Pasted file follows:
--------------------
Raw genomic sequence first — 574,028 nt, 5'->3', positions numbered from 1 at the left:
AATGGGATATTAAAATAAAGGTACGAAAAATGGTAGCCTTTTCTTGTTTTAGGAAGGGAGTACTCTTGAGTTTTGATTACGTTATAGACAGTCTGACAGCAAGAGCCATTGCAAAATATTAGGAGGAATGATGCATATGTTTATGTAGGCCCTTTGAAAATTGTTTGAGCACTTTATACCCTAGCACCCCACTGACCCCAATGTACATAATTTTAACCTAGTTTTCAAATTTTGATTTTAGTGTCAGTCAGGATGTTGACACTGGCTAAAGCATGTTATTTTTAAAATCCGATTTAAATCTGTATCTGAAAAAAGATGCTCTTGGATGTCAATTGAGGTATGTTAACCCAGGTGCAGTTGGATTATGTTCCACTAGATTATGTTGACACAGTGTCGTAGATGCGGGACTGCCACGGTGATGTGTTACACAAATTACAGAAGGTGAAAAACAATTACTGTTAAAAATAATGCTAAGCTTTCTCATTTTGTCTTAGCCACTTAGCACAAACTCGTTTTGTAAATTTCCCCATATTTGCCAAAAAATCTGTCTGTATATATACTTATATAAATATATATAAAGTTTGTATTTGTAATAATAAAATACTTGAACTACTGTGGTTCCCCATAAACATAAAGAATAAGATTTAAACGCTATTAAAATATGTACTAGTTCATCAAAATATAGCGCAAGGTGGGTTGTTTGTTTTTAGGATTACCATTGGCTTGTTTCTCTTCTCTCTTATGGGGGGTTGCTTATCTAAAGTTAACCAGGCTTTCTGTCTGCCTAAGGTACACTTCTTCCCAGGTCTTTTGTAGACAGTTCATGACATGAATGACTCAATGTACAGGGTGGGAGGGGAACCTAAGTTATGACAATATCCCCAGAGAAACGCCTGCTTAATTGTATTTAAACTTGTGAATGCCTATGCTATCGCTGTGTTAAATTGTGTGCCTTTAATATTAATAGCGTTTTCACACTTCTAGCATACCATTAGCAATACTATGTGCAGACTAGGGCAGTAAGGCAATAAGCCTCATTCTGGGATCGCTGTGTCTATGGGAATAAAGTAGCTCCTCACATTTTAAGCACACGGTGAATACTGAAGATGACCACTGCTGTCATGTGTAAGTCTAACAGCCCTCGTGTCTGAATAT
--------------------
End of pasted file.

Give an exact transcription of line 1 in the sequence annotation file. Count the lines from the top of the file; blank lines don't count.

Raw genomic sequence first — 574,028 nt, 5'->3', positions numbered from 1 at the left: